8. Preheating oven –
Around 15 minutes before baking, preheat the oven to maximum temperature.
9. Scoring and baking –
Slash or score the dough and bake it in the oven. Timing will depend on individual ovens.
SD Whole Wheat loaf recipe –
Approximately 11 – 12 hours from start to finish.
Makes – One 8.5×4.5×2.5 inch loaf
For the dough –
1 – Levain – 180 gm – See Notes
2 – Whole wheat flour any brand – 220 gm – See Notes
3 – Water at room temperature – 150 gm – See Notes
4 – Salt – 8 gm/1 teaspoon
5 – Oil/ghee/butter – 40 gm (I used oil)
6 – Raw sugar (or any sugar) – 20 gm
7 – Oil for coating the dough – 2 teaspoons
Ingredients for greasing the pan and dusting –
Oil (any neutral type. I used Sunflower oil) – 2 teaspoon
Flour for dusting the loaf – 1 tsp
Equipment that I used –
Kitchen Aid Bowl Lift Stand Mixer
Non stick Loaf Pan 8.5×4.5×2.5 inches
You can hand knead it just as easily and use any shape of pan or even bake a free form bread.
1. Refresh your starter a day or two before baking, depending on how neglected it has been. FYI, whole wheat starters are thicker than pure maida (APF) starters.
2. Prepare the Levain – About 5 – 6 hours before making the dough (say 8 am), take 20 gm of the starter and feed it in a 1:4:4 ratio with 80 gm flour + 80 gm water. If the starter is active, the levain should double in around 5 – 6 hours or less.
Perform the float test if you need to confirm if the levain is ready. Drop a teaspoon of levain gently into a glass container of water. If the blob floats for a while and does not sink right away, the levain is ready to be used. This step is not necessary if you are confident that your levain is ready even without performing the test.
3. Autolyse the dough – Around 1 – 2 hours (say 12 pm) before the levain is ready, mix 220 gm of WWF with 150 gm water and let it sit covered in a Kitchen Aid mixer bowl or regular bowl.
4. Kneading – At around 2 pm, add 180 gm of levain and sugar to the autolyse. Knead for 5 minutes in the Kitchen Aid stand mixer. Add the salt and oil and knead for another 5 minutes till the dough comes together.
Perform hand kneading if you do not have a stand mixer. Knead till the dough comes together as a soft, cohesive mass.
5. Bulk Ferment – Roll the kneaded dough into a ball.
Lightly oil your hands and do a stretch and fold. Grab one end of the dough and pull it up gently till as far as it goes without breaking. Then fold it over the ball of dough. Rotate the bowl and repeat the process until the entire dough had been stretched and folded, around 6 – 8 sections. Smear the ball with a bit of oil and leave it covered in a greased bowl. I use my Kitchen Aid bowl itself. You can use any container that can be closed or covered. The process may take you a max of 30 min (say till 2.30 pm).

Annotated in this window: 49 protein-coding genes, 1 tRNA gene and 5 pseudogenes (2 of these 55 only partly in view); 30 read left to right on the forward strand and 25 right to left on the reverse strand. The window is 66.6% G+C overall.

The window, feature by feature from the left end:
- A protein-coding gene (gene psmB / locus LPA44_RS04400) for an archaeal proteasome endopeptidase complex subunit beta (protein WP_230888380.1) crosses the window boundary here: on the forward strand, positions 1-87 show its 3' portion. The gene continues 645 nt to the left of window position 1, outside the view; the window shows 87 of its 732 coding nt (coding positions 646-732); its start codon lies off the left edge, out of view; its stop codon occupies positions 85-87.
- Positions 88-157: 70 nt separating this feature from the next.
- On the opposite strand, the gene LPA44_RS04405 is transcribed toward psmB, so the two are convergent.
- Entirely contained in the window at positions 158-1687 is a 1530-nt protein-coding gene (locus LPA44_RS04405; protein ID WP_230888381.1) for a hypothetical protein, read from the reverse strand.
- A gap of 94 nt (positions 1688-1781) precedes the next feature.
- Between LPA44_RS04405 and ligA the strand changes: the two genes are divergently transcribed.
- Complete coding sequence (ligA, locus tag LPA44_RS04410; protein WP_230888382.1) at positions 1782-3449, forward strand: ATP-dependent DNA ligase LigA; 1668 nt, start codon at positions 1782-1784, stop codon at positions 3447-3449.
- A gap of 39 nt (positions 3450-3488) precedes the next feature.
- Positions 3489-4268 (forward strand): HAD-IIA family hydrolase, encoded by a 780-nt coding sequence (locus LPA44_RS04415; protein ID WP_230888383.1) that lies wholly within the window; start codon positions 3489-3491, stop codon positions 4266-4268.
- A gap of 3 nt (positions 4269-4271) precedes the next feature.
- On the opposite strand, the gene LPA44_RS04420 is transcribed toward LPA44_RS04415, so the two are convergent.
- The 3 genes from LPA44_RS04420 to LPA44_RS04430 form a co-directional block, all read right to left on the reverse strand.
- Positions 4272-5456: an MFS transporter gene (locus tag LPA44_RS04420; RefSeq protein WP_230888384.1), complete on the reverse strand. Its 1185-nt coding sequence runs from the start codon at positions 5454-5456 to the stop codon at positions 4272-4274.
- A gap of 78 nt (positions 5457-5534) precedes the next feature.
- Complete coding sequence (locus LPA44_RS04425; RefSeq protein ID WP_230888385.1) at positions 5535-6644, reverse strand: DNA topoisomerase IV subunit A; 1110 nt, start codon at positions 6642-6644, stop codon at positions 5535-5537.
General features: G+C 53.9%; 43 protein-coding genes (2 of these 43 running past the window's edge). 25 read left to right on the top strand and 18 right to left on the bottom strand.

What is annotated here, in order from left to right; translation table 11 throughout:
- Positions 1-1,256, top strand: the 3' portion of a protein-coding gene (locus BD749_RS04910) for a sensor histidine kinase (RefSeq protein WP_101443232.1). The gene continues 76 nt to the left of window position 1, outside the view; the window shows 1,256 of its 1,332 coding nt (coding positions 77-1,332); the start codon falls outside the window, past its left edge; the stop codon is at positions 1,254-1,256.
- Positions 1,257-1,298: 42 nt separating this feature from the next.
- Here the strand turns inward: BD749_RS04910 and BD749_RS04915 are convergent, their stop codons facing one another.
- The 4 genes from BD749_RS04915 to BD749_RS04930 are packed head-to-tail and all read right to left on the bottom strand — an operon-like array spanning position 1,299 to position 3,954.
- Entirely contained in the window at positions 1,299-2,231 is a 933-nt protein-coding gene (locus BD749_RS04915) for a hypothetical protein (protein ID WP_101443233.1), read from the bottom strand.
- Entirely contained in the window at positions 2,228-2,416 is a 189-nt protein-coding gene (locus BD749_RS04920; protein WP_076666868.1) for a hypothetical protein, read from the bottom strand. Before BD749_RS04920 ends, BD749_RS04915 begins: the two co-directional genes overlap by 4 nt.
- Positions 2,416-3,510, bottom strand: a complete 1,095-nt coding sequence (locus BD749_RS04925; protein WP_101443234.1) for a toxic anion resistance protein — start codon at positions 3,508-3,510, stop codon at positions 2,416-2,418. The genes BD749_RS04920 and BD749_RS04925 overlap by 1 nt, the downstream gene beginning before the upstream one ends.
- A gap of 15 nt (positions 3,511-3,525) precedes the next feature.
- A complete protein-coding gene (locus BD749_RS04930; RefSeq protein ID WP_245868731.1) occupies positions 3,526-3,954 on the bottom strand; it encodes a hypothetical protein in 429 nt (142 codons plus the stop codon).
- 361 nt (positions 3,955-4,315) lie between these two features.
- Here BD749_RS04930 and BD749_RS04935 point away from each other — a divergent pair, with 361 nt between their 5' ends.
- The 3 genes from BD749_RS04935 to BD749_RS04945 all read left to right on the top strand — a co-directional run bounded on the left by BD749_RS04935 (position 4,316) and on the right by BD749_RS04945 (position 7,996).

The pic below is merely for illustration (I have a maida dough in my hands).
6. After another 30 minutes (say 3 pm), repeat the process again.
7. Keep ready the greased loaf pan and line the bottom with parchment paper.
8. After another 30 minutes (ie 1.5 hours after you finish kneading, say 3.30 pm), take out the ball of dough with lightly floured hands and place it on a lightly floured counter.
9. Weigh the dough and divide into 3 equal portions. Shape each portion into a tight bun and place it in a line in the pan.
You can also make a regular loaf by pressing the dough into a rectangle whose length is equal to the length of the loaf pan. Gently roll up the dough into a cylinder and place it seam side down in the loaf pan.
10. Cover the pan with cling wrap and set it aside in a warm place till the dough rises. Mine rose to only 1.5 times its size in 5 hours (say 8.30 pm) Do not expect a rise which is similar to commercial yeast dough.
11. Around 15 minutes before baking (8.15 pm), preheat the oven to maximum temperature.
12. Dust some flour on the dough through a tea strainer. Score the dough with a blade and place it in the oven.
13. Timing will depend on individual ovens. In my oven I left it at maximum 250 deg c for the first 20 minutes until I saw the top browning. Then I reduced to 200 deg c for another 20 minutes.
14. Take out the loaf and invert it on a cooling rack. Slice ONLY when completely cool. Enjoy it plain or with any spread of your choice.
The levain quantity is ideally supposed to be 40% of the total flour, for a SD loaf. The total flour is around 310 gm hence the levain should be 124 gm but I have randomly used 180 gm. Which means 90 gm flour + 90 gm water.
The flour is 220 gm and is derived from subtracting 90 gm which the levain has, from the total 310 gm in the recipe.
The water is 150 gm, which means a total of 240 gms if you include the 90 gm that is used in the levain.
The hydration (meaning how much water you wish to use) is up to you. For a beginner, the hydration level in this recipe, is easy to deal with.
I hope you will successfully try this recipe and I would really appreciate if you leave your feedback in the Blog comments.